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Regular Expressions Cookbook, 2nd Edition by Steven Levithan, Jan Goyvaerts

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2.17. Match One of Two Alternatives Based on a Condition

Problem

Create a regular expression that matches a comma-delimited list of the words one, two, and three. Each word can occur any number of times in the list, and the words can occur in any order, but each word must appear at least once.

Solution

\b(?:(?:(one)|(two)|(three))(?:,|\b)){3,}(?(1)|(?!))(?(2)|(?!))(?(3)|(?!))
Regex options: None
Regex flavors: .NET, PCRE, Perl, Python

Java, JavaScript, and Ruby do not support conditionals. When programming in these languages (or any other language), you can use the regular expression without the conditionals, and write some extra code to check if each of the three capturing groups matched something.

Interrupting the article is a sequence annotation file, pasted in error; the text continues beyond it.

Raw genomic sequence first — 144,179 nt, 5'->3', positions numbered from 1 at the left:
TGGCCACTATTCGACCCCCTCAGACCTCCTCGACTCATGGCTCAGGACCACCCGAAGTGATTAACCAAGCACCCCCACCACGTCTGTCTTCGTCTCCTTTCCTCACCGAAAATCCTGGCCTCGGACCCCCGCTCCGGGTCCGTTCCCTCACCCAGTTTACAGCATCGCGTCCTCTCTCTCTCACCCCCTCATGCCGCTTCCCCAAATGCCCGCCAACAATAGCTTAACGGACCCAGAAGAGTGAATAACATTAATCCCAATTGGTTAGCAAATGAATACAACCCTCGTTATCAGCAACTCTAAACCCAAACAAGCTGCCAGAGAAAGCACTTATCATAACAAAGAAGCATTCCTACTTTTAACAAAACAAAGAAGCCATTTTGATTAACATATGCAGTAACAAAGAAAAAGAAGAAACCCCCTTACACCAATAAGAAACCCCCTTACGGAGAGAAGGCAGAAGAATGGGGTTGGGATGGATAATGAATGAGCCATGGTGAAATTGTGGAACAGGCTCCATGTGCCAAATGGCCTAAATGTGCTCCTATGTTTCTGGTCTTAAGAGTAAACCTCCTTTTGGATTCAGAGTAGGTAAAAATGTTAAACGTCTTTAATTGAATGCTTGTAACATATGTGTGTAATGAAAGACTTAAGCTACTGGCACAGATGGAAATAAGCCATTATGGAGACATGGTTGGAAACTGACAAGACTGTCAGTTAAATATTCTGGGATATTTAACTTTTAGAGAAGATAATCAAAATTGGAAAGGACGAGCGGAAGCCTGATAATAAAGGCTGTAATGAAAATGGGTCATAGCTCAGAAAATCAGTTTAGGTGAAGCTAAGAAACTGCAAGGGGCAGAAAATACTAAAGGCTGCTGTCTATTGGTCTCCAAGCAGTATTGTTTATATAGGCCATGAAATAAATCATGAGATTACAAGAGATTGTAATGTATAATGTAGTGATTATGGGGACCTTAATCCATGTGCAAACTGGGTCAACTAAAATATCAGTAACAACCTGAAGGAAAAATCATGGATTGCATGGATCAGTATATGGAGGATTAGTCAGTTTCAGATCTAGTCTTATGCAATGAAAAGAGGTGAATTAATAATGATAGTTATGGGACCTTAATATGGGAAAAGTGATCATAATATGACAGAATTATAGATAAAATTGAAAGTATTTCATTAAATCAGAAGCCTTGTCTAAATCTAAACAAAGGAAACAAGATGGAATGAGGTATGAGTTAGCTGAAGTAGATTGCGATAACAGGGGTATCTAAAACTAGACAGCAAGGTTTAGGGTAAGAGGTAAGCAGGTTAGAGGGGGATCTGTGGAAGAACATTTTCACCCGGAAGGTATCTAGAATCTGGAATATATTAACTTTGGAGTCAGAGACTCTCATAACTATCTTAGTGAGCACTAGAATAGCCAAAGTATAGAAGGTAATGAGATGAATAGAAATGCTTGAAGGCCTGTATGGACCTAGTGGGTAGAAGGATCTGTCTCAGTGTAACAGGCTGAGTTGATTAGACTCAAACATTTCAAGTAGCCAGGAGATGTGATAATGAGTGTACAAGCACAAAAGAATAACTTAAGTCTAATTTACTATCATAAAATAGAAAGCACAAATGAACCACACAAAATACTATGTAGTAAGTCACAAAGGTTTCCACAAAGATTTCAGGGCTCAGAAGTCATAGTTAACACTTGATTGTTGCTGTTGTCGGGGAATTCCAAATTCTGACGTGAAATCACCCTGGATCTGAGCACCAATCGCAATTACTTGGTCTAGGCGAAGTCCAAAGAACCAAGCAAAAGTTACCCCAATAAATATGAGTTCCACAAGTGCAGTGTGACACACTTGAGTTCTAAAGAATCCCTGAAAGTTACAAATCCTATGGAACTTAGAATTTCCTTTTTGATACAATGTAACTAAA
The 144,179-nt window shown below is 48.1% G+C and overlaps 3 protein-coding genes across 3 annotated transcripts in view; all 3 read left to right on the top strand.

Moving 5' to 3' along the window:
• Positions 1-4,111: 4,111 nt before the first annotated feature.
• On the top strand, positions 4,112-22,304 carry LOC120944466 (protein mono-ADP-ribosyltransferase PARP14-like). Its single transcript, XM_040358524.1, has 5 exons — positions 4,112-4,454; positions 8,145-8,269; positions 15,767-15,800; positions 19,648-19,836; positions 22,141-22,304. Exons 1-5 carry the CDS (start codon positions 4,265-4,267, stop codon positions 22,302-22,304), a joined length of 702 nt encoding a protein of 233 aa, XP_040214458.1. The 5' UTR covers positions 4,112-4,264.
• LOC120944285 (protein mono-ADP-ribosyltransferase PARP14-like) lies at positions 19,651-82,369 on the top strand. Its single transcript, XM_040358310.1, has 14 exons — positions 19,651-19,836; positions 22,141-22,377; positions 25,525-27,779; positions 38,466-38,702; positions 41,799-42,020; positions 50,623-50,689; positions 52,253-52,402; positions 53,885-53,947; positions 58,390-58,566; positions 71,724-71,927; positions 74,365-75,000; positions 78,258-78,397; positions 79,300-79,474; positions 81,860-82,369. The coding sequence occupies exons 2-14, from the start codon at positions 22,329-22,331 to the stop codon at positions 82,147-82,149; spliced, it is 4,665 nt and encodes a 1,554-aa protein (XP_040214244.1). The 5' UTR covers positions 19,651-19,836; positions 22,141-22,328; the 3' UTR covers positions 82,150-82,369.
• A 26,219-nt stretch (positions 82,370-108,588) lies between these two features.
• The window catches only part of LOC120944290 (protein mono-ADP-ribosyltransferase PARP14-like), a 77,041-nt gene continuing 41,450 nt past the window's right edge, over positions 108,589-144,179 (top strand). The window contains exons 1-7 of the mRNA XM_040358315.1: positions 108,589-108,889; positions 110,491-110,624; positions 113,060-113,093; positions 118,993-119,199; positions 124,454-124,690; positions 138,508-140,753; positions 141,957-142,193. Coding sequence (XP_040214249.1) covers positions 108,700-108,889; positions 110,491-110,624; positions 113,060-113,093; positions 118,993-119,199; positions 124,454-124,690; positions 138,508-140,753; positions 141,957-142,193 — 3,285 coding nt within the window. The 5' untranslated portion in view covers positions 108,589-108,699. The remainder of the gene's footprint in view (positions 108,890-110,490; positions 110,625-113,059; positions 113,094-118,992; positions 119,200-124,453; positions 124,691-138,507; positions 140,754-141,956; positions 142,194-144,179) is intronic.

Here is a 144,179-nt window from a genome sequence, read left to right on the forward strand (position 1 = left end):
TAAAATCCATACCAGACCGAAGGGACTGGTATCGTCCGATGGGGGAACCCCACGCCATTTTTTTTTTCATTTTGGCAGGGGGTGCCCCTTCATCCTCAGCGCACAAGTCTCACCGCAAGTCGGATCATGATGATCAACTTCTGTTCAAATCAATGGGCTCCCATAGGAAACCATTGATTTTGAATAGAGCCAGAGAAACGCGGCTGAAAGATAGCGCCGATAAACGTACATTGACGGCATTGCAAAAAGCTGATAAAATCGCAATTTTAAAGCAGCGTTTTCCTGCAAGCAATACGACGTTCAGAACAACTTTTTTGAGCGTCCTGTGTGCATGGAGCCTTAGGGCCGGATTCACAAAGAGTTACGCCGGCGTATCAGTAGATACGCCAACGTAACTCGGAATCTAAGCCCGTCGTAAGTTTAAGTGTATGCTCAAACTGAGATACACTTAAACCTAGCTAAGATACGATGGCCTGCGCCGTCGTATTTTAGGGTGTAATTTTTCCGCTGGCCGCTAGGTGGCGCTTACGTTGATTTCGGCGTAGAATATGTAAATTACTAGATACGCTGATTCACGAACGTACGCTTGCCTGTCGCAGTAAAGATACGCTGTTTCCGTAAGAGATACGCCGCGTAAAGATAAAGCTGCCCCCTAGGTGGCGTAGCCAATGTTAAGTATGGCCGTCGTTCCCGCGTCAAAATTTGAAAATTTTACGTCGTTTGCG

\b(?:(?:(one)|(two)|(three))(?:,|\b)){3,}
Regex options: None
Regex flavors: .NET, Java, JavaScript, PCRE, Perl, Python, Ruby

Discussion

.NET, PCRE, Perl, and Python support conditionals using numbered capturing groups. (?(1)then|else) is a conditional that checks whether the first capturing group has already matched something. If it has, the regex engine attempts to match then. If the capturing group has not participated in the match attempt thus far, the else part is attempted.

The parentheses, question mark, and vertical bar are all part of the syntax for the conditional. They don’t have their usual meaning. You can use any kind of regular expression for the then and else parts. The only restriction is that if you want to use alternation for one of the parts, you have to use a group ...

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